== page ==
Education reform crucial for Nevada to compete in global marketplace, Sandoval says
Gov. Brian Sandoval said there’s still work to be done, but “the road is getting a bit easier” in transforming the state’s economic development policy.
In a 30-minute address to about 700 people attending the Nevada Development Authority’s annual meeting, Sandoval said there are challenges ahead in funding education, which he said is critical in achieving the state’s economic development mission.
“Nevada now competes in a global marketplace,” Sandoval said. “Our children and our grandchildren must be able to compete globally so we must think about the future of our schools, our colleges, our universities and all our training programs. They have to change to meet the conditions of the new normal and the brave new world of tomorrow.”
Sandoval recognized the improvement of the Clark County School District’s top performing schools and credited Superintendent Dwight Jones as “a warrior for improving schools in Nevada.”
“I’m sure that Dr. Jones would agree that our work’s not yet done,” he said.
Sandoval said he is working with Jim Guthrie, Nevada’s new superintendent of public instruction, on the next phase of education reform for the state that will be debated in the 2013 legislative session.
The governor also recognized Chancellor Dan Klaich, who is an ex-officio member of the Governor’s Office of Economic Development board of directors, and UNLV President Neal Smatresk.
“Both the president and the chancellor have been there every step of the way,” Sandoval said. “(Klaich) is at every meeting and takes every phone call and does everything that he can possibly do to make Nevada a better state.”
Sandoval said Guthrie, Klaich, Smatresk and Frank Woodbeck, director of the Department of Employment, Training and Rehabilitation, would “strengthen the links between the world of education policy and the world of economic development.”
One area that Sandoval said his education advisers are addressing is expanding information technology curriculum and certification development at schools so that skilled workers would be available to fill jobs anticipated with the recruitment and expansion of tech companies in the state.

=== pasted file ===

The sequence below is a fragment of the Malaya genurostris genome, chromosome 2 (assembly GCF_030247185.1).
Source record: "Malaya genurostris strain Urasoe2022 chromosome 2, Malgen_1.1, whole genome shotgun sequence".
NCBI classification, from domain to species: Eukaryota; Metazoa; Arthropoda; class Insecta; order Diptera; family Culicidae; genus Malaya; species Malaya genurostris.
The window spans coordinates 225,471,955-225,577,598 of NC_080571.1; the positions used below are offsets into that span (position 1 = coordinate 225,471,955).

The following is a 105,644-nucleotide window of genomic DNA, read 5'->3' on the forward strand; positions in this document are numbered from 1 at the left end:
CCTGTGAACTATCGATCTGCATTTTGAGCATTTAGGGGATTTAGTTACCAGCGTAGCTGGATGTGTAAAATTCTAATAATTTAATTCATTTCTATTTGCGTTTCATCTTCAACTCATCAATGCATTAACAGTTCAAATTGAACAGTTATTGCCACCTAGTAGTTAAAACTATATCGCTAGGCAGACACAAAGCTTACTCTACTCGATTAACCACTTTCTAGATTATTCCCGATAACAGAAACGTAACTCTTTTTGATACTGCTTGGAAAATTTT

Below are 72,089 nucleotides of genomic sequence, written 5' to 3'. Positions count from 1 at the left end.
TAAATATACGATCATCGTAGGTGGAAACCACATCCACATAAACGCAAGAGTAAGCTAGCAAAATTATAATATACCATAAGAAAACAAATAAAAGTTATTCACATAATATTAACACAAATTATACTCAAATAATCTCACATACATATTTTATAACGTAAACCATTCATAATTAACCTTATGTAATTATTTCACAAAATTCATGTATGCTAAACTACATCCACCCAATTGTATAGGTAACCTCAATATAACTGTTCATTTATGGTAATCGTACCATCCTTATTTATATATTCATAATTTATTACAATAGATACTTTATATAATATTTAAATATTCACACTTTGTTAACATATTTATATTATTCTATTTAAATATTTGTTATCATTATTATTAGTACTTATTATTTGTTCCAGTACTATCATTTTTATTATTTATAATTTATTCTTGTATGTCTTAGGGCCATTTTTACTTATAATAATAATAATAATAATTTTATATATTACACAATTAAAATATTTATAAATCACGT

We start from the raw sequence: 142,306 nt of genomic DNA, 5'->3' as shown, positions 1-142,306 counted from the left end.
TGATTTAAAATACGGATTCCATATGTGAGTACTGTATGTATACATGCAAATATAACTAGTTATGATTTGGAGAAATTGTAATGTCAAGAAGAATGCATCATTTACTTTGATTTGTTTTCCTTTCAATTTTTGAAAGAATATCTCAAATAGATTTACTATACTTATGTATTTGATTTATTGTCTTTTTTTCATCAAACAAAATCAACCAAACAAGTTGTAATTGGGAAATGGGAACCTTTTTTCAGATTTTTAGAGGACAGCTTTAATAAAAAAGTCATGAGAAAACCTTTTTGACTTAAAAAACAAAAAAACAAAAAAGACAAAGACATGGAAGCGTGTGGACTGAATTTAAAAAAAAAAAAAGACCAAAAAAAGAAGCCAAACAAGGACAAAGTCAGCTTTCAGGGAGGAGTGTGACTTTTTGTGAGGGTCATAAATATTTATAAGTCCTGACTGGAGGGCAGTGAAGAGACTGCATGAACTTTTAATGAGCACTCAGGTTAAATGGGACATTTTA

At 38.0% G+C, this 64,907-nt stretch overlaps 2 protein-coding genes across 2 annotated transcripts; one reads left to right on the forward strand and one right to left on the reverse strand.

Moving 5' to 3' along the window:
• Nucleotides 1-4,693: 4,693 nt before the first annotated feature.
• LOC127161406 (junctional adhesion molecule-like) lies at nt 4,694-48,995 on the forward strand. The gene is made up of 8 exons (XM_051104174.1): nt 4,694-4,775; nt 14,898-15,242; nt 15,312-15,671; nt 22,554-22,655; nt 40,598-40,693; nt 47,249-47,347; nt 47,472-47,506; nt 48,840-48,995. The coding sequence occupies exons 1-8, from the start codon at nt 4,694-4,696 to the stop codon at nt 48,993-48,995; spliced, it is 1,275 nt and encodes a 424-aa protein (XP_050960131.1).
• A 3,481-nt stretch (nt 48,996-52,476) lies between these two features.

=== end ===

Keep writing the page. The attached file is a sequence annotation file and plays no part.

“I’ve received a lot of feedback that Nevada is not producing enough IT industry professionals and the demand is only growing,” Sandoval said. “But we’re on the move in every part of Nevada on multiple policy fronts. We continue to have high hopes and high expectations.”
He said that progress in developing new policies is making the journey easier, but he acknowledged that challenges remain.
Friday’s meeting, at the Bellagio, also was the first appearance of Tom Skancke as the new chief executive of the NDA. Skancke, a longtime transportation consultant in Southern Nevada, was appointed to the post in October.
Skancke pledged to reshape Southern Nevada as a business destination as well as a tourist destination.
Prior to the meeting, Sandoval met with representatives of 35 companies that have moved to or expanded in Southern Nevada in the 2012 fiscal year. Those 35 companies have provided 2,126 primary and secondary jobs and produce an economic impact of more than $393 million in a year.
There are 28 companies new to the area with 1,379 jobs with an average wage of $21.91 an hour. Seven companies expanded in the area, adding 747 jobs with average pay of $20.60 an hour.